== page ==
Moreover, Popham goes on to say, “If we promote positive attitudes towards learning, students will want to pursue leaning in the future” (2008). A part of my philosophy as an educator is to motivate student to intrinsically want to learn and become life long learners and putting importance on students social and emotional needs will help bring this goal into reality. In another research article, it has been stated that, “the social contextual conditions that support one’s feelings of competence, autonomy, relatedness is the basis for one maintaining intrinsic motivation, and having more self determined learning requires a classroom conditions that allow the satisfactions of these three basic needs: the innate need to feel connects, effective, agentic as one is exposed to new ideas.” (Ryan, 2000). If we focus on cognitive assessment, this fosters extrinsic motivation but if we also focus on affective assessments we can foster intrinsic motivation in our students. This intrinsic motivation will help students become self determined to learn, which will effect their scores and progress in our classrooms. Another researcher, states that Ryan’s research is important because it connects to Maslow’s Hierarchy since learning is an act that is complex combinations of emotion and cognition (Tomlinson, 2015). If students have what they need to learn, the will learn. The conditions Ryan discusses in his research can be created in our school environment by incorporating SEL standards in our curriculum.
Now that you have some evidence to support why I think SEL standards should be integrated into our classrooms, I want to show you how it can be implemented by giving you an example activity. One activity that can include SEL is the lesson plan for students creating their own self directed parent teacher conference agenda. Instead of simply having students come to conferences, it would beneficial for them to be part of it by making a portfolio that they can share with their parents during the meeting. I would first have students pick out an assignment they have completed previously to be an artifact in their conference portfolio. Then I would have students complete a conference reflection sheet to be a part of their portfolio. On the reflection sheet the students have to reflect on: some of the big ideas they have leaned, state the artifact they have chosen, state what the artifact shows about them as a student (self-directed learner, collaborative worker, complex thinker, quality produces, or community contributor), why they choose the artifact, reflect on what they need to work on to become a better science student, and at least one goal they have for next semester. I would then have then have students share their conference portfolios with their classmates and discuss with them their reflections with critique. Then the students will present and administer their self directed portfolio to their parents as a part of the conference agenda. The students will be evaluated on their ability to as an individual and as a team to recognize their strength and weaknesses and come up with a plan of action.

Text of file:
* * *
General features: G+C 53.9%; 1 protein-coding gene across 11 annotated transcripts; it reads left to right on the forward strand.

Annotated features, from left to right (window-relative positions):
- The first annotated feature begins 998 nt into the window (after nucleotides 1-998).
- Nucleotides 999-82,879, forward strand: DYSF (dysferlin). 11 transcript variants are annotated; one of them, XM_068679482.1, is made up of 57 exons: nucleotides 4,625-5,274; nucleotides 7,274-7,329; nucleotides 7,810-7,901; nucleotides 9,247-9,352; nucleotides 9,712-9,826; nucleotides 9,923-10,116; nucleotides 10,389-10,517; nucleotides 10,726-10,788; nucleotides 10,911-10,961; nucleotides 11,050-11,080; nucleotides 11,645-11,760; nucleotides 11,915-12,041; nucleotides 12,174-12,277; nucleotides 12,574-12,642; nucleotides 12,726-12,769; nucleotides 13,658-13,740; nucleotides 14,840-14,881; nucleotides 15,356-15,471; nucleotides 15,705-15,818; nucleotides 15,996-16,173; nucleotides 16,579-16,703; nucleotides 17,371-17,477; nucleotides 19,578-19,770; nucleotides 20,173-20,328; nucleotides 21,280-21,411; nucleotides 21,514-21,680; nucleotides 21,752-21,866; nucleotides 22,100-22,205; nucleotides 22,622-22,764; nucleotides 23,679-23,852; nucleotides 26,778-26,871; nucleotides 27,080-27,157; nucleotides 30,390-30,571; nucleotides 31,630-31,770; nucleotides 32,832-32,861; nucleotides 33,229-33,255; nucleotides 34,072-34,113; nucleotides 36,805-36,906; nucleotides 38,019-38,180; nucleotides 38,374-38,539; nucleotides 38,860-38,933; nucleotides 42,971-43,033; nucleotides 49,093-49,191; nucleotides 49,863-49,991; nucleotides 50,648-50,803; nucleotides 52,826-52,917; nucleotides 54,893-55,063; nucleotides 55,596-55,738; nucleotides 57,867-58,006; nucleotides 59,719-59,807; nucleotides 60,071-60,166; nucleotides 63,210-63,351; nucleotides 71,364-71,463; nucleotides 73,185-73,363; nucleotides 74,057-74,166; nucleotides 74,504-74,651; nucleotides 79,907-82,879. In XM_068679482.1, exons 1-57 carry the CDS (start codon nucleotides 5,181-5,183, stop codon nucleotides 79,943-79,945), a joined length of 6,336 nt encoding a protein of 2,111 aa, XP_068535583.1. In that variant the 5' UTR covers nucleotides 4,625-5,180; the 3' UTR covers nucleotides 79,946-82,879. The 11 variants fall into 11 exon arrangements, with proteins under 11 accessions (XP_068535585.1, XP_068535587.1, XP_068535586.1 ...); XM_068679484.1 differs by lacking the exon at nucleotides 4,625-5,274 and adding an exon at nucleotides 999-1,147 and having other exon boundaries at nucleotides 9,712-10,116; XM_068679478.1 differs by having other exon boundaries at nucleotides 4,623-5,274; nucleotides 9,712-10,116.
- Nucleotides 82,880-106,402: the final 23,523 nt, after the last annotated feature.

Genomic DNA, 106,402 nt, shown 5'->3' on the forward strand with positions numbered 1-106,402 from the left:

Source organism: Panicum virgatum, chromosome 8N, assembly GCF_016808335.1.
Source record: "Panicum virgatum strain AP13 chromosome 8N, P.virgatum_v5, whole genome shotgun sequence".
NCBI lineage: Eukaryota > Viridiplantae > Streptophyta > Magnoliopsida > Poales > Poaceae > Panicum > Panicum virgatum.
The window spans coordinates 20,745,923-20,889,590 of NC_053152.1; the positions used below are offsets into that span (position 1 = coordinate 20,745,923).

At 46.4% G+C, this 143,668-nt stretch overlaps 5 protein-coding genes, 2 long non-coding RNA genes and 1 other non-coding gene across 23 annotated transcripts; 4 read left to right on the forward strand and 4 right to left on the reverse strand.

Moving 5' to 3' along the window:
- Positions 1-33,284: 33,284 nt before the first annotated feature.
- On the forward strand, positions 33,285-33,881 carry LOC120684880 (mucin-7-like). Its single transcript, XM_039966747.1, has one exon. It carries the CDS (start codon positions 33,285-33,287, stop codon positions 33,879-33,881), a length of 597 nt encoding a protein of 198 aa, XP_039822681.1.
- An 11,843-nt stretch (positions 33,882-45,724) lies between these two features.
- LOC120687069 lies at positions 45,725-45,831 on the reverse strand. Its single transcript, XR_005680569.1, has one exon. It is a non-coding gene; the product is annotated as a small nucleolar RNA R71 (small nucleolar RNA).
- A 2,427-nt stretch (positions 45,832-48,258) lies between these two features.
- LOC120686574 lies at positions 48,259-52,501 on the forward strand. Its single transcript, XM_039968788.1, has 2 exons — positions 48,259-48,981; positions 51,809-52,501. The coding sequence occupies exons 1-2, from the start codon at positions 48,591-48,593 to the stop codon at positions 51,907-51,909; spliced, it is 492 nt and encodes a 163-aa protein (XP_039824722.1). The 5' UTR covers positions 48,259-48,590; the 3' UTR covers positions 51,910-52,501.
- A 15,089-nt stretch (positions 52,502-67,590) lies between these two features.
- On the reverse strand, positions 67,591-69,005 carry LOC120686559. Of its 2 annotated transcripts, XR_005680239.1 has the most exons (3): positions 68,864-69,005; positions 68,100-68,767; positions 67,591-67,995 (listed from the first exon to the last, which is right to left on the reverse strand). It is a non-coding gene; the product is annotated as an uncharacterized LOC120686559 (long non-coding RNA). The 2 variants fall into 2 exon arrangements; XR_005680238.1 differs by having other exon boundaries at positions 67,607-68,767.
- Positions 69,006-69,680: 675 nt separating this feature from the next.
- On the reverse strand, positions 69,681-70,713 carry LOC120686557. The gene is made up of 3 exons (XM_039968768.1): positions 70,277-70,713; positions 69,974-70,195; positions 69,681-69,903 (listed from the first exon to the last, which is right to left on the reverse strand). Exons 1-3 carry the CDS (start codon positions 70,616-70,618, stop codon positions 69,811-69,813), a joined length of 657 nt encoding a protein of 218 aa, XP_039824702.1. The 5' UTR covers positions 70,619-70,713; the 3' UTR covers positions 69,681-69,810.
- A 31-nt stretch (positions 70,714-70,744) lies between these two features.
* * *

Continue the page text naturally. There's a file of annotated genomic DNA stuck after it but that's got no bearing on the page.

I hope this letter has brought some light to the table on why we should use SEL’s and I hope you would reconsider integrating them in school. Overall, I believe that implementation will increate students attitudes and ultimately lead to increase student test scores, and student learning in the long run.
Gregory, G., & Kaufeldt, M. (2015). The motivated brain: Improving student attention, engagement, and perseverance. Alexandria, Virginia: Association for Supervision & Curriculum Development (ASCD).
Hall, R. (2011). Affective Assessment: The missing Piece of the Educational Reform Puzzle. Delta Kappa Gamma, 77(2), 7-9.
Jensen, E. (2005). Teaching with the Brain in Mind (2nd Edition). Alexandria, VA, USA: ASCD.
Popham,W.(2008). Classroom assessment: What teachers need to know (5th ed). Boston: Pearson/Allyn and Bacon.
Ryan, R., & Deci, E. (2000). Intrinsic and Extrinsic Motivation: Classic Definitions and New Directions. Contemporary Educational Psychology, 25.
Tomlinson, Carol An. (2015) Intersections: Emotional Health and Learning. Alexandria, VA, USA: ASCD.